However, while we should remember that each charity’s circumstances will differ, these figures do underline our concern that small and medium-sized charities are struggling in particular at the moment.

We all need to focus on what more can be done to support those good organisations which are nevertheless continuing to struggle in the current climate.

I would like to see more done to ensure that smaller, specialist charities can bring their expertise to public services. It’s worth noting here that increasingly the problem is not larger charities winning contracts at the expense of smaller charities, but that public service procurement is done in such a way that only large charities could win these contracts to begin with. At the moment, smaller charities find it hard to bid for public contracts due to commissioning practice that favours the largest of organisations, such as growing contract sizes and short bidding timeframes.

Nick Ockenden, head of research at NCVO, said:

We’ve seen much effort put into promoting volunteering to young people in particular in recent years. While we can’t know from this data whether these programmes have created this effect, it’s undoubtedly good news that more young people are volunteering. We know that volunteering at a young age can help set people on a path of getting involved in their communities over their lifetimes. We should invest more in looking at the factors behind this trend in order to do what we can to help it continue.

For further information, please contact: Aidan Warner, NCVO press office: 020 7520 2413 / 07714 243 942 (no SMS) / This email address is being protected from spambots. You need JavaScript enabled to view it.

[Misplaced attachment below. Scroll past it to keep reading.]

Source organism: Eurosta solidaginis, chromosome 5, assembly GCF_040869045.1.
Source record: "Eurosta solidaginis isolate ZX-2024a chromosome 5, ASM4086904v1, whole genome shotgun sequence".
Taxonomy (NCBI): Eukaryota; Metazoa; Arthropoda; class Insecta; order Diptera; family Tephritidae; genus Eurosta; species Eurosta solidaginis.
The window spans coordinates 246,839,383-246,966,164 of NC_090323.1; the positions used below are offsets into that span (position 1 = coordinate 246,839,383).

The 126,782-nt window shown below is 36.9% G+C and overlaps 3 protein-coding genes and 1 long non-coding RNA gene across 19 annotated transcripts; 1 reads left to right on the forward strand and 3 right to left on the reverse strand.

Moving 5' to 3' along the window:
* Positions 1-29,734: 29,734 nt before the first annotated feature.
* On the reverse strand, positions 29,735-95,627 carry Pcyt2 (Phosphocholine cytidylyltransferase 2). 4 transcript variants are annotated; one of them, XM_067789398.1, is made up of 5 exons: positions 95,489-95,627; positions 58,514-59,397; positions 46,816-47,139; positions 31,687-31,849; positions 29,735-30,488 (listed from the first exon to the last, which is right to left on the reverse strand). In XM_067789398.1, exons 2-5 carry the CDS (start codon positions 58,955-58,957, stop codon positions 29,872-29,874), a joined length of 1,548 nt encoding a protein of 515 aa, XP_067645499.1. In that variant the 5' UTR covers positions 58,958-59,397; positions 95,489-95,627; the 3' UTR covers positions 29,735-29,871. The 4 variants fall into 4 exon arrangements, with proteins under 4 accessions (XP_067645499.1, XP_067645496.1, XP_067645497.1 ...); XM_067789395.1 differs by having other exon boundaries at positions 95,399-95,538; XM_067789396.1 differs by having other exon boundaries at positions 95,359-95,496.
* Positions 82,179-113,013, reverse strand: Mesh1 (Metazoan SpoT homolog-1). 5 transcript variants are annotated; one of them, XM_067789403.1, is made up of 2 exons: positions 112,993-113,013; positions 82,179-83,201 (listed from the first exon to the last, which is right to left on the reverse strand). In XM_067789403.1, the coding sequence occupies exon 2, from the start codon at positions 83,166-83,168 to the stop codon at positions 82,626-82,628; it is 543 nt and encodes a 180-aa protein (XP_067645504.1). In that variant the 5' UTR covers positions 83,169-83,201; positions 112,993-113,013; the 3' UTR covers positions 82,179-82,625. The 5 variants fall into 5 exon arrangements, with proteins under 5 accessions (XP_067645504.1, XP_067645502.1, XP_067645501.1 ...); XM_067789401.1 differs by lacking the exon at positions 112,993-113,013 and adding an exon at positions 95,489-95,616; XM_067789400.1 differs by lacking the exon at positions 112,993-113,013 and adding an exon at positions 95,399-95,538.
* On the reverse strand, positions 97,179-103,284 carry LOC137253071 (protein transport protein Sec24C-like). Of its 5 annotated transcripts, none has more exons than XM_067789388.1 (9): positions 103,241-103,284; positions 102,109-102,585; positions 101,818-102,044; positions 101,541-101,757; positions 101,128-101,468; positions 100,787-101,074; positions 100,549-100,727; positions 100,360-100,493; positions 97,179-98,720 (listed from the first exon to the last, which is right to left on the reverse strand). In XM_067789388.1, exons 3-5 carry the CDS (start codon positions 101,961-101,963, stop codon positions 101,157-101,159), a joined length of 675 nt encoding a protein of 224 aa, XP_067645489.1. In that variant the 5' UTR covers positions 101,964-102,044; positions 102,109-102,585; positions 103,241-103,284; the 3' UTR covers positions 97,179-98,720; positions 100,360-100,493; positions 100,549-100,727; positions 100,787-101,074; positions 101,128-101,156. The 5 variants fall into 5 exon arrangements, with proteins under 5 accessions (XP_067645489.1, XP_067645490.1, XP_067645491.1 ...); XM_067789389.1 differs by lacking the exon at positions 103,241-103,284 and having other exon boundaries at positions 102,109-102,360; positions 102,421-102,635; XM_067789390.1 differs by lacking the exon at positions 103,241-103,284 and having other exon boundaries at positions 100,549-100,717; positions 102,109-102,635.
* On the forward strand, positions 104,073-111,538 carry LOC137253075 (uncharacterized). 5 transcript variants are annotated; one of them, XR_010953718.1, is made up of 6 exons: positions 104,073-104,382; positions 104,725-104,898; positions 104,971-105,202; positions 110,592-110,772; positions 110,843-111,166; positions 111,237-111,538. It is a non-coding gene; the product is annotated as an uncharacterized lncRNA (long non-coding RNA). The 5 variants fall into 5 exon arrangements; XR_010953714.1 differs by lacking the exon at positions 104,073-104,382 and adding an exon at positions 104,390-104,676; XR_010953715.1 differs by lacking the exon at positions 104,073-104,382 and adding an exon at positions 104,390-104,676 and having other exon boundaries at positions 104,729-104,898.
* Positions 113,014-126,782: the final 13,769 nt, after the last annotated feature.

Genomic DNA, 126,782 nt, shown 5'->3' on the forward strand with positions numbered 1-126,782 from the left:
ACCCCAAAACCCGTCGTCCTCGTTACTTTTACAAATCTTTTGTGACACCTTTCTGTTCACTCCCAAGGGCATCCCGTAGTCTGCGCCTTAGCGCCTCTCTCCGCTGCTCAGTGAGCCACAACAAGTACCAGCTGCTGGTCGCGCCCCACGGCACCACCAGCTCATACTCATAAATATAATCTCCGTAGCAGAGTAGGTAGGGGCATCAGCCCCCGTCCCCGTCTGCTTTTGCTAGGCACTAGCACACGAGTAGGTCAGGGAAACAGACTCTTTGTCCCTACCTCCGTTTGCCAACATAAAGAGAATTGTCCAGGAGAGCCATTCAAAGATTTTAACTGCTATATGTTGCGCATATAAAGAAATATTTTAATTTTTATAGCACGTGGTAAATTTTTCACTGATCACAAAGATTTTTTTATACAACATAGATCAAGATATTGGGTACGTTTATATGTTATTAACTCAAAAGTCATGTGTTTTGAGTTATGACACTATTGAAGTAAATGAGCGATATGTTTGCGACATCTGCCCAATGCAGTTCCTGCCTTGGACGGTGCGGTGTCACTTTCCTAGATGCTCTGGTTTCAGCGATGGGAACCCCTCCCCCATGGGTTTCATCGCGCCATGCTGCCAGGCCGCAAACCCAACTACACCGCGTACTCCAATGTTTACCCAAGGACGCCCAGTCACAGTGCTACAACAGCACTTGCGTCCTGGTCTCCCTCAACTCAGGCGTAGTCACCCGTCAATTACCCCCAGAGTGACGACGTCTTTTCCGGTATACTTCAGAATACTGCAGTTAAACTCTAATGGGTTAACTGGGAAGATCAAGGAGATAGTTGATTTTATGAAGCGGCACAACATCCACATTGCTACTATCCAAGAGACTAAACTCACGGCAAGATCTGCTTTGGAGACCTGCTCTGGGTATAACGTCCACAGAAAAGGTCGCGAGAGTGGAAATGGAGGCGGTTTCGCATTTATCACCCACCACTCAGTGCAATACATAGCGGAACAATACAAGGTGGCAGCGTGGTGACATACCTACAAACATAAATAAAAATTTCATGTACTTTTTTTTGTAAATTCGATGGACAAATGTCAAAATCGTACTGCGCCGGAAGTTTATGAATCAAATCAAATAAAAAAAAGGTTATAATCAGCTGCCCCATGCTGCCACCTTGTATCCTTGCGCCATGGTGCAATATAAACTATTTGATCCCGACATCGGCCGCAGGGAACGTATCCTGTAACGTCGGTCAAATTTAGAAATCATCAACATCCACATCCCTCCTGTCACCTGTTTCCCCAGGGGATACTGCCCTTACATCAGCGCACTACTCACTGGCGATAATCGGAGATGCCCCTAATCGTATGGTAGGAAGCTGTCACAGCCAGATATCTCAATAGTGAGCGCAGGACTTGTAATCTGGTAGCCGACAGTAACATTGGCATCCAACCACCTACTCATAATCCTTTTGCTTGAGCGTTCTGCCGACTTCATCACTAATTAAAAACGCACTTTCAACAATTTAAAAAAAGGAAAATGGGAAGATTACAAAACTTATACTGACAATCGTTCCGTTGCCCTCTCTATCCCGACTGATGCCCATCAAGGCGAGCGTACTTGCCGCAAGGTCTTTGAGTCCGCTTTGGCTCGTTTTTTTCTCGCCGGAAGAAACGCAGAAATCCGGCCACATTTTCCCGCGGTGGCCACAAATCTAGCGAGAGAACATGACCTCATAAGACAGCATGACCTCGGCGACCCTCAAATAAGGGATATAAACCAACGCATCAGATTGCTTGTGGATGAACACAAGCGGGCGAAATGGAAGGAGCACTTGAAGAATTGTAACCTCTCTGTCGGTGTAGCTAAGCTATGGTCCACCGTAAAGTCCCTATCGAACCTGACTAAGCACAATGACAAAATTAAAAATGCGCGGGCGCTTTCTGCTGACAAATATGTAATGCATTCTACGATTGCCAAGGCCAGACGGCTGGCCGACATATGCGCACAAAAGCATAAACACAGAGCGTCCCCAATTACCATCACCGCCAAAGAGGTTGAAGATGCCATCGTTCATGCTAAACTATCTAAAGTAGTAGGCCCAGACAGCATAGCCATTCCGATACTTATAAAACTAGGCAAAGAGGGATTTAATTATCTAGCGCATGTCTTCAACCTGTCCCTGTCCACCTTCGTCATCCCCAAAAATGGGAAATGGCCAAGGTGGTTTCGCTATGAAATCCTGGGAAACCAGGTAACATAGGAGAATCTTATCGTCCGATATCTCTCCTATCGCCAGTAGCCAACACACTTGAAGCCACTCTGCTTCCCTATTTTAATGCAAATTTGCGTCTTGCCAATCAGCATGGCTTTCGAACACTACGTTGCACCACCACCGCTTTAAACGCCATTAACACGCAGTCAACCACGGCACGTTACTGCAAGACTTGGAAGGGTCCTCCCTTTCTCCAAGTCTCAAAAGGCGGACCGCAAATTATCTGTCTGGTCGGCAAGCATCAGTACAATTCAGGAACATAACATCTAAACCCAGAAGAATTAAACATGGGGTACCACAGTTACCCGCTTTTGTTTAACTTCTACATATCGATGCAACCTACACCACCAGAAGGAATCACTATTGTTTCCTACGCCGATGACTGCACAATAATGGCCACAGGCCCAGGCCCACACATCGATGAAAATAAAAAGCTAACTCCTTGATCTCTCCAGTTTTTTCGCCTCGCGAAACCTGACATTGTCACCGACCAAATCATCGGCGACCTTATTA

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NCVO’s UK Civil Society Almanac is the authoritative source of data on charity finances. It is created using a sample of 7,500 charities’ accounts, as submitted to the Charity Commission. These are digitised, analysed and weighted to the population of charities as a whole. It is used by the Office for National Statistics in their analysis of the charity sector’s contribution to national accounts.

The Almanac also covers other aspects of data relevant to charities, such as volunteering. The data used in its volunteering chapter comes from the government’s Community Life Survey, with secondary analysis by NCVO.

1) The year saw a notable increase in the number of organisations with an annual income of over £100m, with a total of 40 charities topping this threshold in 2013/14. They make up only 0.02% of all charities by number, but have 18.4% of the total income of the sector, and saw their income rise by £1.7bn between 2012/13 and 2013/14. Given their growing number and their large effect on the income of the whole sector, from both individuals and government, these £100m+ charities warranted their own new category of ‘super-major’ in this year’s analysis.

2) Charities’ income trajectories show larger charities growing while smaller charities shrank since 2008/9:

dataview 6366 2

3) See The squeezed middle: Small and medium-sized charities in a changing financial landscape for a summary of NCVO’s research for Lloyds Bank Foundation for England and Wales.